It was a late take-off on Tuesday due to fog over my departure airport that didn't burn off until about noon, but while I waited I used some of the time to replace one of the new landing lights that had already burned out. ($30.00 for a bulb that lasted about 4 minutes total use. Good return on investment there.) But I got up eventually and soon I was heading east.
Here's Frederick, MD airport just to my south. I didn't stop there this time.
They also have a Grumman Albatross flying boat there in MD Air Guard colors. Apology for the crappy shot here--my camera's really starting to jake out on me.
My approach to the Martin State runway, coming in from out over Chesapeake Bay.
A vintage Piper Cub.
Look! Another Cub.
Hey, who put this car-hauler in my departure path?
My next planned touch-and-go airport was Easton, MD, but as I was pulling back off the deck, I looked to me left and...Holy Hell!
As luck would have it, the Collings Foundation is in the middle of their Wings of Freedom tour where they travel around with their B-17, B-24 and TP-51C offering tours and rides. So I taxied up and tied down just across from them.
But then weather came along. The B-24 told the tower that they were going to land and shut down due to some heavy rain that was coming in fast from the south and east. The tower replied back that they didn't show any precipitation on their radar, yet when I climbed to altitude and started flying south towards Cambridge, there it was:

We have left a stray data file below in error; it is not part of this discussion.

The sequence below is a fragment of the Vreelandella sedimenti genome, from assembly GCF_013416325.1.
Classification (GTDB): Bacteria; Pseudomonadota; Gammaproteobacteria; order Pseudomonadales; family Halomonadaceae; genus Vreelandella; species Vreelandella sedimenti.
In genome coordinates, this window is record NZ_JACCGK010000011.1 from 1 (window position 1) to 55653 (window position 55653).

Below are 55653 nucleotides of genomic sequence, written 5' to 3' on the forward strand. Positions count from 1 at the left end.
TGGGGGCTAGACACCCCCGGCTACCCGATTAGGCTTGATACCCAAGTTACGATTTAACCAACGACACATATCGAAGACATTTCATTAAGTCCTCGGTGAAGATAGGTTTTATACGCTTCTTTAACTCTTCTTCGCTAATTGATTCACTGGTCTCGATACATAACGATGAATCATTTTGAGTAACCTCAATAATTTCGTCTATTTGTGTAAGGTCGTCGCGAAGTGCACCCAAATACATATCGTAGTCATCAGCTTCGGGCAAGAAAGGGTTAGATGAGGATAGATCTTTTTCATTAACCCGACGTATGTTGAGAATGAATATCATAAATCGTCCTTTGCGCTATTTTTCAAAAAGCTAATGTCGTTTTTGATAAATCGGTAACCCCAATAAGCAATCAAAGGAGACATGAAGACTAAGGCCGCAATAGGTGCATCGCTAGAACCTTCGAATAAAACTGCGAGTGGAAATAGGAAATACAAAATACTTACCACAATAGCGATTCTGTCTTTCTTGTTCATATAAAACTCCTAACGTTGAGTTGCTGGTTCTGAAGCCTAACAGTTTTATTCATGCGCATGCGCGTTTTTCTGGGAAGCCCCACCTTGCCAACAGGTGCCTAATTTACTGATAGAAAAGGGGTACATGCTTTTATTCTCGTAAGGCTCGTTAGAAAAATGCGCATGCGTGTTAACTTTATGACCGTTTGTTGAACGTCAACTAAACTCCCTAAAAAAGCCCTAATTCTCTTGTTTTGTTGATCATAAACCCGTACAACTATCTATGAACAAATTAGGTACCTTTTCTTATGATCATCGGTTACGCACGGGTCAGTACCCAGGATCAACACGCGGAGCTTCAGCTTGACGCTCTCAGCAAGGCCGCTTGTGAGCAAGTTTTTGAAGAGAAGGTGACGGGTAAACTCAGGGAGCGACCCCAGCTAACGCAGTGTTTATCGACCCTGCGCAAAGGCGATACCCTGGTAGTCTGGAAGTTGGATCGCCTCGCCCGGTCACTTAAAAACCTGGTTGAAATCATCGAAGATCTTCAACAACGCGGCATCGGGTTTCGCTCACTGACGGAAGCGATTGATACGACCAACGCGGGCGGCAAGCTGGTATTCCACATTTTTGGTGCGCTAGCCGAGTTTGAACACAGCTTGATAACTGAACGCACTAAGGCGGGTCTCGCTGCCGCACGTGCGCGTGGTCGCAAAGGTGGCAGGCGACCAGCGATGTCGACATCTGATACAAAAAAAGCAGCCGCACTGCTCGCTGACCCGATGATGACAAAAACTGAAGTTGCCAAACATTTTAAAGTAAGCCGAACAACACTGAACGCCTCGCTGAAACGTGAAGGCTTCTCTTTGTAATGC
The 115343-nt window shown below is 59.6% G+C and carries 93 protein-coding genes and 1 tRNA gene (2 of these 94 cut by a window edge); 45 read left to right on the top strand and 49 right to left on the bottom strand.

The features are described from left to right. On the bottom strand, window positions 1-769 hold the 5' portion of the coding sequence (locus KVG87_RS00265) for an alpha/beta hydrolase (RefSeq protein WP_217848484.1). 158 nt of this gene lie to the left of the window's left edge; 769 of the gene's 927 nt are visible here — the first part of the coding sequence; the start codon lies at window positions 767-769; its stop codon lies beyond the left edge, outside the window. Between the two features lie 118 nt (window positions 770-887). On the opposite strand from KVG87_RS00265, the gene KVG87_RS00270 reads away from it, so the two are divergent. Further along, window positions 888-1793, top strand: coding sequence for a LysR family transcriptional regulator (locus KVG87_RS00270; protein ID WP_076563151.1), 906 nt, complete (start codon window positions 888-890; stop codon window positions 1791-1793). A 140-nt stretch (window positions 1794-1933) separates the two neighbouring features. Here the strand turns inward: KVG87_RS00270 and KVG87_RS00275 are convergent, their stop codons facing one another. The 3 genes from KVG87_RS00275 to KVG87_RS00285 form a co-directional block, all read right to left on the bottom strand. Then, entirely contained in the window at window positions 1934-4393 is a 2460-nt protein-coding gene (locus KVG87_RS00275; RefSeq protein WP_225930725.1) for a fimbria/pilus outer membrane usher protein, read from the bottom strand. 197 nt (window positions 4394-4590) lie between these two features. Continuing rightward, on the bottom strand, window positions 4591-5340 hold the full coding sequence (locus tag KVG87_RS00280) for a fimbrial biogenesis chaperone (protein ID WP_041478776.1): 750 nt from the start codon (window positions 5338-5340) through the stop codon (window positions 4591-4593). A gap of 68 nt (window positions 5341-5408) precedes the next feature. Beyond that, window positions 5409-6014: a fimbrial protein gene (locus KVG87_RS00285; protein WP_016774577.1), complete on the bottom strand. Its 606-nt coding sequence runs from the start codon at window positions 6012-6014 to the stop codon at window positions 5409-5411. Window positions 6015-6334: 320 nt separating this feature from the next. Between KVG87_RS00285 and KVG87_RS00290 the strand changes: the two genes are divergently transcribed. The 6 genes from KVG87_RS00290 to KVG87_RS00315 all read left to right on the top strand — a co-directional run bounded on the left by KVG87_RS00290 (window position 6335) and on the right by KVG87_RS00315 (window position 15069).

The bay topography is pretty though.
The next twenty minutes or so were a bit busy as I worked to stay out of the weather AND thread my way between several patches of restricted airspace belonging to Dahlgren and the Patuxent River Naval Air Station, but I made it through and soon I was back in the clear, winging my way to Shannon Airport. I hit Shannon quick, as daylight was fading, then Stafford Regional, where I tried and failed to get a picture of a DC-3 on their ramp. I hit Culpeper Regional at dusk and shared the pattern with this cool Waco biplane.
Here's the private airport at Upperville, VA. Paved, 5100 feet long, and no planes on the field or even and hangars. Kinda odd. And they've got the word "Restricted" painted all over that runway.
By now, I'd been flying almost four hours cross-country. I'd hit nine new airports, saw lots of cool stuff, and I was ready for some dinner and a beer or three. I crossed the Blue Ridge and my flight path took me over Mount Weather, the Secret Squirrel FEMA center. (So secret that it has a Wikipedia page) This is where all the "important" politicians and bureaucrats will go hide when bad times come.
A little more flying, and finally--home.